The authors set out 10 key recommendations for donor governments, drawing on both the evidence syntheses and economic modelling, and split across the three categories of interventions. In the “Empower the Excluded” category, the first recommendation is to support participation in farmers’ organizations. The research showed that membership in a farmers’ organization was associated with positive effects on income in 57% of the cases reviewed. However, the poorer farmer are, the less likely they are to join an organization because fees to join farmers’ organisations are a barrier for poor households. Second, the authors recommend more investment in vocational programs for rural youth that offer integrated training in multiple skills because vocational training can help increase employment levels and wages. Third, social protection programs should be scaled up in order to help create a bridge for people living in poverty to find productive jobs. “Although expensive, well designed programs, given sufficient time, can help poor people into productive work—for example by providing skills training, access to credit, or guaranteed employment alongside food or cash payments. Social protection has played a critically important role in limiting suffering during crises, including for people unable to work due to the COVID-19 pandemic,” Ceres2030 informs on their website.

Other recommendations focus on interventions “on the farm” and on smallholders. “Perversely, the very people whose livelihoods depend on food and agriculture are among the most likely to experience hunger. Small-scale food producers and workers and their families are among those most often left out of economic growth, technological change, and political decision making,” the report summary reads. Recommendations include investment in information and training, particularly for women, to increase the uptake of new technologies. The report summary does not specify what kind of technologies are meant. In addition, the authors say that it must be ensured that new environmentally-friendly farming methods are also economically viable, arguing that incentives that also included short-term economic benefits were more successful. Next, they call for the adoption of climate-resilient crops by providing extension services. The article about this topic includes much talk about "the adoption of improved agricultural production technology” and “climate-smart agriculture”. Next, the authors recommend to increase research on how to help small-scale producers in water-scarce regions. They found that nearly 80% of small-scale farms in developing countries are in water-scarce regions and useful options to improve the quantity and quality feed are being overlooked, such as better support for the use of crop residues. Therefore, their recommendation is to target improvements in the quantity and quality of livestock feed to small and medium-sized commercial farms.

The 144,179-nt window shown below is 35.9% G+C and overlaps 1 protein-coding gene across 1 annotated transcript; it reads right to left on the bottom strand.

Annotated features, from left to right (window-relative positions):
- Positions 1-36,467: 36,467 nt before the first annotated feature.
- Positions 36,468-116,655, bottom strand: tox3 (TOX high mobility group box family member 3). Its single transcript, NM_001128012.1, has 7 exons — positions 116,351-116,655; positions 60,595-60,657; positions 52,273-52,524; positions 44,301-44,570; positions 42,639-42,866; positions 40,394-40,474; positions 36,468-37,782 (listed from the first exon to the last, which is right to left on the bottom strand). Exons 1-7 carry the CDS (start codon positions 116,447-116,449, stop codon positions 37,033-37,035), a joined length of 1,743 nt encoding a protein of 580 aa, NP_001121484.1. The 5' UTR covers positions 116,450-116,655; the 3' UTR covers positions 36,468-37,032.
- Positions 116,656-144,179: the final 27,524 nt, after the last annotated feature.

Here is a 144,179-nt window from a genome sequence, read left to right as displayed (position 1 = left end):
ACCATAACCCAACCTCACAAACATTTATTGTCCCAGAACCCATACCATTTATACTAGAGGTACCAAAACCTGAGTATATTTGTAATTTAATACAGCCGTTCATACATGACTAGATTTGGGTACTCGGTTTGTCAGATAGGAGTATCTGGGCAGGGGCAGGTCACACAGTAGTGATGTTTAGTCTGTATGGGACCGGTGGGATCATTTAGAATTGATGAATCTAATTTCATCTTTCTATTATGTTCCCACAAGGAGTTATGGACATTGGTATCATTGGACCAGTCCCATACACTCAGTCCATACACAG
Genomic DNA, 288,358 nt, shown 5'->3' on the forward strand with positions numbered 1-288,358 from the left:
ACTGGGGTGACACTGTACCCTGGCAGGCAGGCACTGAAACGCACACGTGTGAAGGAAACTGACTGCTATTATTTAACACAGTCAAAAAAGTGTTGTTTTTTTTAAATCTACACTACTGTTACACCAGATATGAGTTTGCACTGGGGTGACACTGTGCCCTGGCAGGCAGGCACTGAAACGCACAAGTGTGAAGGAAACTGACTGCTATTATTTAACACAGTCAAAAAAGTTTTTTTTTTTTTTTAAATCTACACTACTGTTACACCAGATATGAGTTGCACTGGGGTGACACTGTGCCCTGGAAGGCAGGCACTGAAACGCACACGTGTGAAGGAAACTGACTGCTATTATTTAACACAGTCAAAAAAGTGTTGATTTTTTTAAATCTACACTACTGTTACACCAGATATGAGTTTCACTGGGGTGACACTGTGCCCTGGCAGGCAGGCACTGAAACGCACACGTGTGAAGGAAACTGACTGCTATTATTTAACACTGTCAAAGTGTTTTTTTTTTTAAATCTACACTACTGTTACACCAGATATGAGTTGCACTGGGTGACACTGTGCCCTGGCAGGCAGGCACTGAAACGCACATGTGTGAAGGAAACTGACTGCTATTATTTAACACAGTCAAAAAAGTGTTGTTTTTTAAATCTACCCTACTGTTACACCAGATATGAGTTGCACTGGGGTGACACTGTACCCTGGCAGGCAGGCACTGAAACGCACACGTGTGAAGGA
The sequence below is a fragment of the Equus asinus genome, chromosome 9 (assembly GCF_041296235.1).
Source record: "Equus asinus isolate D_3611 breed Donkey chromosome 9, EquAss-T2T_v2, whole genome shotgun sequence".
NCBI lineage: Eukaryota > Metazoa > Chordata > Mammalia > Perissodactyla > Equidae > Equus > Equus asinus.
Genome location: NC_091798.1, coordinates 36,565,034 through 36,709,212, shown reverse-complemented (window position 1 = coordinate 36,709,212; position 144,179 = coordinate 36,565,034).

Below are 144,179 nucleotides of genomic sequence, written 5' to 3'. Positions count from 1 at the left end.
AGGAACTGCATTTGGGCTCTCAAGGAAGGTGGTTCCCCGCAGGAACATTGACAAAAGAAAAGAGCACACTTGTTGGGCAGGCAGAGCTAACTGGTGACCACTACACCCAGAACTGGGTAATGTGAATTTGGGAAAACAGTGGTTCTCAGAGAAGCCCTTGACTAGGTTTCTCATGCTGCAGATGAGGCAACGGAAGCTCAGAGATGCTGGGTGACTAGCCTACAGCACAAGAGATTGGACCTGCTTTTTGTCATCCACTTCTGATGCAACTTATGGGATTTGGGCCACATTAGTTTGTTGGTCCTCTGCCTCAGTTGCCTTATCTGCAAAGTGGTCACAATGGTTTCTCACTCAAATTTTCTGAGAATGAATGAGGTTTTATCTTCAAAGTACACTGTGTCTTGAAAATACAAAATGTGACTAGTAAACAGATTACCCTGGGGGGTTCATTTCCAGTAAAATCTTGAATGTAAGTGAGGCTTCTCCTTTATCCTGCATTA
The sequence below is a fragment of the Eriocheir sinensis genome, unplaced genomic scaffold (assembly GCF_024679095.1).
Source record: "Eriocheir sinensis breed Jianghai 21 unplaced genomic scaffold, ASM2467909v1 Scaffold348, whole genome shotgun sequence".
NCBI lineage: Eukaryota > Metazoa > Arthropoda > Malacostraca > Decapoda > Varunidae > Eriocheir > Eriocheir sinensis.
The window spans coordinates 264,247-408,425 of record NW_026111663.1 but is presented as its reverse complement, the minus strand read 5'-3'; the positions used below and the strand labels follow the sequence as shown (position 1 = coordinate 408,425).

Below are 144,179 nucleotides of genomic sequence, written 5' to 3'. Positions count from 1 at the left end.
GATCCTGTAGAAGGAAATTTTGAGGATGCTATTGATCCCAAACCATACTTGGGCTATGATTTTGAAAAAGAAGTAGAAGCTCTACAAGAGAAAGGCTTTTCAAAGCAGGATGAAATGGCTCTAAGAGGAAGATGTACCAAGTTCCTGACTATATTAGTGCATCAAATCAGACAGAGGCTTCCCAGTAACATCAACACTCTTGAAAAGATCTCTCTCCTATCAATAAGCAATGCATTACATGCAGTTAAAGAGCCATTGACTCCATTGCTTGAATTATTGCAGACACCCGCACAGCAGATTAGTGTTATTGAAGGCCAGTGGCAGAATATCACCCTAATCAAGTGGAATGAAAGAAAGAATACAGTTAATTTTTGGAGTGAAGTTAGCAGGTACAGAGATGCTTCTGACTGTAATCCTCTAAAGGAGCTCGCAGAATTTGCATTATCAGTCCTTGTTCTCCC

The last two recommendations are related to the “Food on the Move” category. “In addition to growing our food, producers must also store it and transport it to market. Our research looked at interventions that are effective at reducing post-harvest losses for 22 food crops, with a focus on Africa and South Asia,” the Ceres2030 team wrote. They found that airtight containers, simple improvements in handling practices (such as choosing the right time to harvest), and good drying and harvesting practices reduced the waste of cereals and pulses. They also said investment in the infrastructure, regulations, services and technical assistance is needed to support small and medium-sized enterprises that supply or buy from small-scale farmers. The scientists highlight that governments have 10 years until 2030: “The sooner the investments are made in the 2030 Agenda, the less it will cost the public purse and the more sustained the outcomes are likely to prove.” Moreover, there is a further reason for urgency: the need to act now to limit irreversible damage to the earth’s ecosystems. For the environment, too, waiting means foreclosing options, some of them permanently, they explain. “Ceres2030 was set up to show governments what they need to do to take back control and realize their bold agenda. We’ve provided the evidence. Now donors and governments need to act,” the authors conclude. (abe)